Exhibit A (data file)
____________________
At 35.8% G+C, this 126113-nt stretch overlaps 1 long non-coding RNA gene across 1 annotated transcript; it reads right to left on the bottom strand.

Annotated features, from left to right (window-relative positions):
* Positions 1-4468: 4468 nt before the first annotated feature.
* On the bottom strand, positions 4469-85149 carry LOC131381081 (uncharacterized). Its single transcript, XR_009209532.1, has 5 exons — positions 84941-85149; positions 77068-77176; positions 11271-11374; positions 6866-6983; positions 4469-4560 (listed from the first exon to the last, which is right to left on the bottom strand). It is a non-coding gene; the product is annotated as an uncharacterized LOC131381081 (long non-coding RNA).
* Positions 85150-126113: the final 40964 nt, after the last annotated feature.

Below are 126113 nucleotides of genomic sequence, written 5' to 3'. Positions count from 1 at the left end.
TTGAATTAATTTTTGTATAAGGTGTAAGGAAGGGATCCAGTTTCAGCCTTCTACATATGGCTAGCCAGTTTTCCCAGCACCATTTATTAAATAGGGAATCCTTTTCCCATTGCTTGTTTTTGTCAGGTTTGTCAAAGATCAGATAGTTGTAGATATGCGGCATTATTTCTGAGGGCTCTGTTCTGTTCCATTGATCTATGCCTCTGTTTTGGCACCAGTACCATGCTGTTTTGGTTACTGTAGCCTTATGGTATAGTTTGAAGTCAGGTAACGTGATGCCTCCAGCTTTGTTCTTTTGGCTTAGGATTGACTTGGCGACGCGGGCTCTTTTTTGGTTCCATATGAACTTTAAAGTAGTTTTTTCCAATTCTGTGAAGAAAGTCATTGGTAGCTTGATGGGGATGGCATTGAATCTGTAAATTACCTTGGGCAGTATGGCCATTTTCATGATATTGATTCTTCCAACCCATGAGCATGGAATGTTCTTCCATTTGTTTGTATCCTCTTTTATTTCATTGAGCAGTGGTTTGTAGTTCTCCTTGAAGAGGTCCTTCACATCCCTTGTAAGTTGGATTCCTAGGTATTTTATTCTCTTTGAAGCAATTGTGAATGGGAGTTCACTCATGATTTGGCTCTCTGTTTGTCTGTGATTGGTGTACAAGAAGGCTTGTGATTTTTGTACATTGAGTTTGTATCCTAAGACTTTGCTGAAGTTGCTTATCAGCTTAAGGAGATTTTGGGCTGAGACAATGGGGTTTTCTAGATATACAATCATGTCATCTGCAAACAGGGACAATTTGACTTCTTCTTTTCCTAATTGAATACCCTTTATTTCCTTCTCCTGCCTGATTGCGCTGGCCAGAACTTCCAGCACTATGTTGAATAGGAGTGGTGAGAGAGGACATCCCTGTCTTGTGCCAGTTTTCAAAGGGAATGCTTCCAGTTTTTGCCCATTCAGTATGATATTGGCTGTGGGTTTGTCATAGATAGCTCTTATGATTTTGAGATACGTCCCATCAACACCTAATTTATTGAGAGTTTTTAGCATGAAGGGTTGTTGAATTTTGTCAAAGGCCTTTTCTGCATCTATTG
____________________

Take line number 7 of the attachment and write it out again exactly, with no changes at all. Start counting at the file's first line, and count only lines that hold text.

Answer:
TTGAATTAATTTTTGTATAAGGTGTAAGGAAGGGATCCAGTTTCAGCCTTCTACATATGGCTAGCCAGTTTTCCCAGCACCATTTATTAAATAGGGAATCCTTTTCCCATTGCTTGTTTTTGTCAGGTTTGTCAAAGATCAGATAGTTGTAGATATGCGGCATTATTTCTGAGGGCTCTGTTCTGTTCCATTGATCTATGCCTCTGTTTTGGCACCAGTACCATGCTGTTTTGGTTACTGTAGCCTTATGGTATAGTTTGAAGTCAGGTAACGTGATGCCTCCAGCTTTGTTCTTTTGGCTTAGGATTGACTTGGCGACGCGGGCTCTTTTTTGGTTCCATATGAACTTTAAAGTAGTTTTTTCCAATTCTGTGAAGAAAGTCATTGGTAGCTTGATGGGGATGGCATTGAATCTGTAAATTACCTTGGGCAGTATGGCCATTTTCATGATATTGATTCTTCCAACCCATGAGCATGGAATGTTCTTCCATTTGTTTGTATCCTCTTTTATTTCATTGAGCAGTGGTTTGTAGTTCTCCTTGAAGAGGTCCTTCACATCCCTTGTAAGTTGGATTCCTAGGTATTTTATTCTCTTTGAAGCAATTGTGAATGGGAGTTCACTCATGATTTGGCTCTCTGTTTGTCTGTGATTGGTGTACAAGAAGGCTTGTGATTTTTGTACATTGAGTTTGTATCCTAAGACTTTGCTGAAGTTGCTTATCAGCTTAAGGAGATTTTGGGCTGAGACAATGGGGTTTTCTAGATATACAATCATGTCATCTGCAAACAGGGACAATTTGACTTCTTCTTTTCCTAATTGAATACCCTTTATTTCCTTCTCCTGCCTGATTGCGCTGGCCAGAACTTCCAGCACTATGTTGAATAGGAGTGGTGAGAGAGGACATCCCTGTCTTGTGCCAGTTTTCAAAGGGAATGCTTCCAGTTTTTGCCCATTCAGTATGATATTGGCTGTGGGTTTGTCATAGATAGCTCTTATGATTTTGAGATACGTCCCATCAACACCTAATTTATTGAGAGTTTTTAGCATGAAGGGTTGTTGAATTTTGTCAAAGGCCTTTTCTGCATCTATTG